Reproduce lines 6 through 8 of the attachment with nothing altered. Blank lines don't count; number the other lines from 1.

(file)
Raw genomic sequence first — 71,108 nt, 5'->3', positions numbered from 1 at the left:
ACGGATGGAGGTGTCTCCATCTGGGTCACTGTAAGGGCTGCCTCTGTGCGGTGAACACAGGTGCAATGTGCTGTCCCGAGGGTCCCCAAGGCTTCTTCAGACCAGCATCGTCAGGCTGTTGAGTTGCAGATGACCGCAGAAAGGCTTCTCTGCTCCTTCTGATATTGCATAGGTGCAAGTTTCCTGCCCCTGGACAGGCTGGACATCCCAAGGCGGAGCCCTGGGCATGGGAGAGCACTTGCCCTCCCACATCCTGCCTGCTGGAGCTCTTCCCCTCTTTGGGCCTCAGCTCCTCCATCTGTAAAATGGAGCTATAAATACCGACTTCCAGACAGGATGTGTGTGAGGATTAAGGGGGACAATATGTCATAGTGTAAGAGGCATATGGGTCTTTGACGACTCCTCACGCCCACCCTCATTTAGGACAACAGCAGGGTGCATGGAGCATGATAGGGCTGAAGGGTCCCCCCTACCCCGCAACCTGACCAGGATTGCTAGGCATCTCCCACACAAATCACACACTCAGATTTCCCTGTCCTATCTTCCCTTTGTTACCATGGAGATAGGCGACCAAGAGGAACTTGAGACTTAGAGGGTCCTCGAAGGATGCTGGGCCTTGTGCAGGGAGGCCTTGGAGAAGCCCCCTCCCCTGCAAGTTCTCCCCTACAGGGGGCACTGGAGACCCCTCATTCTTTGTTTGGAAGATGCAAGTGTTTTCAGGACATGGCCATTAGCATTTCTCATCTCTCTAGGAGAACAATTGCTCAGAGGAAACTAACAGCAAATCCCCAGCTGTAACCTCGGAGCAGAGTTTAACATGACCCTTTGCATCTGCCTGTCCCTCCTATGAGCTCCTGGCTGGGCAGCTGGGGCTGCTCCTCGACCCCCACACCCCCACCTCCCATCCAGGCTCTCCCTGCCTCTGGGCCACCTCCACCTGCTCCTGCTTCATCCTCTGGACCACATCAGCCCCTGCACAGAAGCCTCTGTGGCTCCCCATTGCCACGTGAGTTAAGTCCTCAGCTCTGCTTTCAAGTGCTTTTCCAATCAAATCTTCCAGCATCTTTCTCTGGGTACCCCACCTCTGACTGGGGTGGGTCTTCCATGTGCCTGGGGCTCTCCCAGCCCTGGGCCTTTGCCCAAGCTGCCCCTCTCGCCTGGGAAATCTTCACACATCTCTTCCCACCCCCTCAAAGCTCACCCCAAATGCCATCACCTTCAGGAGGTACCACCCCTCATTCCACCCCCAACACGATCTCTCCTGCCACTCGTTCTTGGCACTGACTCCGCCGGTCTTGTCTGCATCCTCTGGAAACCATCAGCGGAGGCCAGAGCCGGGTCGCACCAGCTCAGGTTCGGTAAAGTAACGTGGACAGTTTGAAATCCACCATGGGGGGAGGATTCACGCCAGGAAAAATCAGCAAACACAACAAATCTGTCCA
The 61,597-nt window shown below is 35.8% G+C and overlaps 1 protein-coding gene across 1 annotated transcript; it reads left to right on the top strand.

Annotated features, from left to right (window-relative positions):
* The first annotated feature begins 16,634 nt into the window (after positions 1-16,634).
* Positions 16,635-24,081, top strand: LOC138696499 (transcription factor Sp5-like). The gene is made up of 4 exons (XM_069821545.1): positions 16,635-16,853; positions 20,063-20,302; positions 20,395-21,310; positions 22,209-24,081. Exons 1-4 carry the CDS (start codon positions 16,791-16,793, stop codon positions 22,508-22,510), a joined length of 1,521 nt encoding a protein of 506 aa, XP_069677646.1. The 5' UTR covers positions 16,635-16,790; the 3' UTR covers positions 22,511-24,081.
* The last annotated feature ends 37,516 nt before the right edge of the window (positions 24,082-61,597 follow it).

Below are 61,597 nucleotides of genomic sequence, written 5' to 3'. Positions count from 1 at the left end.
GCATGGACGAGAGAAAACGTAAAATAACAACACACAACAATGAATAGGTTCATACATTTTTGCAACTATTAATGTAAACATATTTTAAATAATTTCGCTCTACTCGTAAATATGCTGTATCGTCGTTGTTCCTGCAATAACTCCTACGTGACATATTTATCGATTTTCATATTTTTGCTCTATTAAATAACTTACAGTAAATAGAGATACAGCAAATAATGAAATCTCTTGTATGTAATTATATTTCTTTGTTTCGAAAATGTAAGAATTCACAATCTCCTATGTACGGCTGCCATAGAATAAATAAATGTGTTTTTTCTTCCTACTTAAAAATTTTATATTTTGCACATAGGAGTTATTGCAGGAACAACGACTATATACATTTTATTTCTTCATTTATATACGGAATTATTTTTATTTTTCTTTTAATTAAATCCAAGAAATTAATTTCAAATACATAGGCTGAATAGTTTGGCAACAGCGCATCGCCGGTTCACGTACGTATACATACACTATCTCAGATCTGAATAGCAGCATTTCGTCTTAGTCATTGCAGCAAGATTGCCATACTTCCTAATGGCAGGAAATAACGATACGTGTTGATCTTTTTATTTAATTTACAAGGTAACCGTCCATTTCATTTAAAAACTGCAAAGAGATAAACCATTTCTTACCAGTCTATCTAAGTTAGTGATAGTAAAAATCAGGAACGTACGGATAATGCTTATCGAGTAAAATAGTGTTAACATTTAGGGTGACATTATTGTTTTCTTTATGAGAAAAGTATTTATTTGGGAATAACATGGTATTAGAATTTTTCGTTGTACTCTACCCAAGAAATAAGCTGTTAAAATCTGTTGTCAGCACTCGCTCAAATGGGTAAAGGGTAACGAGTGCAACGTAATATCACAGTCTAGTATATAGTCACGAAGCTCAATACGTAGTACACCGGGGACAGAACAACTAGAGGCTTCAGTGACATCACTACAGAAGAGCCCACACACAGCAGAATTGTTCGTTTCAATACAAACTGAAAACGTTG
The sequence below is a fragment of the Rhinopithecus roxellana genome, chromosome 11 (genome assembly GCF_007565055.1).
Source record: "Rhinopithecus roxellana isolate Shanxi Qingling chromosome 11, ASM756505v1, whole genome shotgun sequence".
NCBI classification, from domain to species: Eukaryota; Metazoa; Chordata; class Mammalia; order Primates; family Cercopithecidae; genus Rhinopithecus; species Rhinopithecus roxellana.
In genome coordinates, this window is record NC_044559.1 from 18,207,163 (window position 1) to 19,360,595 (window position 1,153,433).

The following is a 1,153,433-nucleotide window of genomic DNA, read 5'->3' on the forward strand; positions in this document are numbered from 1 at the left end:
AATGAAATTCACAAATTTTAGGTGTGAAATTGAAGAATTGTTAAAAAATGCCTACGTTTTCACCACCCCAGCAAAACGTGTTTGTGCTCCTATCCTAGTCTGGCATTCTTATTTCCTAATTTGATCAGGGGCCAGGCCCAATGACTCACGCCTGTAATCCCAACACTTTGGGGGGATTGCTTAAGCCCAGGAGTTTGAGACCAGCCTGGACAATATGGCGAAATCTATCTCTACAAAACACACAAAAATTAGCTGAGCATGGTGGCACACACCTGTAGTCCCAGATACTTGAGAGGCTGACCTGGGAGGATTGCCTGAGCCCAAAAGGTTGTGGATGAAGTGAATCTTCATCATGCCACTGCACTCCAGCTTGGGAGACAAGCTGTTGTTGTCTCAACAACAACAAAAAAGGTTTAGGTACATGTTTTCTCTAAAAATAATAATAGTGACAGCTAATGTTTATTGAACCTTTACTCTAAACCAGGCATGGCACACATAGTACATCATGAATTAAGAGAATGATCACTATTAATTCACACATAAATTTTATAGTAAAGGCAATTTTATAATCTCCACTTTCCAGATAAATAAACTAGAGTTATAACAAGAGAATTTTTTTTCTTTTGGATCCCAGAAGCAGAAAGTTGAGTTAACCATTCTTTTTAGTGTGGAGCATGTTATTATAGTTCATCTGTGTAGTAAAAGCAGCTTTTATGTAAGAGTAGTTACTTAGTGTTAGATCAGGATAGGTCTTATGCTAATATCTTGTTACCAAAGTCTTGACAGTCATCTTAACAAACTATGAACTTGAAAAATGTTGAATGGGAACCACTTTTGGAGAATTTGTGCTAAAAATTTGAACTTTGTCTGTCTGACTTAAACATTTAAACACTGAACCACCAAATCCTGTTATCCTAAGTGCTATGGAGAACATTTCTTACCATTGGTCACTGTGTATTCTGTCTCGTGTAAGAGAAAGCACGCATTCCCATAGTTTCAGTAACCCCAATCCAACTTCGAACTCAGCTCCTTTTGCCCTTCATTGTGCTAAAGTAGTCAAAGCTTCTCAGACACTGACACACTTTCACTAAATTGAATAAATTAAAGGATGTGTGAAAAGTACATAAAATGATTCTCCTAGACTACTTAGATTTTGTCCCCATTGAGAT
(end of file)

* Positions 16,635-24,081, top strand: LOC138696499 (transcription factor Sp5-like). The gene is made up of 4 exons (XM_069821545.1): positions 16,635-16,853; positions 20,063-20,302; positions 20,395-21,310; positions 22,209-24,081. Exons 1-4 carry the CDS (start codon positions 16,791-16,793, stop codon positions 22,508-22,510), a joined length of 1,521 nt encoding a protein of 506 aa, XP_069677646.1. The 5' UTR covers positions 16,635-16,790; the 3' UTR covers positions 22,511-24,081.
* The last annotated feature ends 37,516 nt before the right edge of the window (positions 24,082-61,597 follow it).

Below are 61,597 nucleotides of genomic sequence, written 5' to 3'. Positions count from 1 at the left end.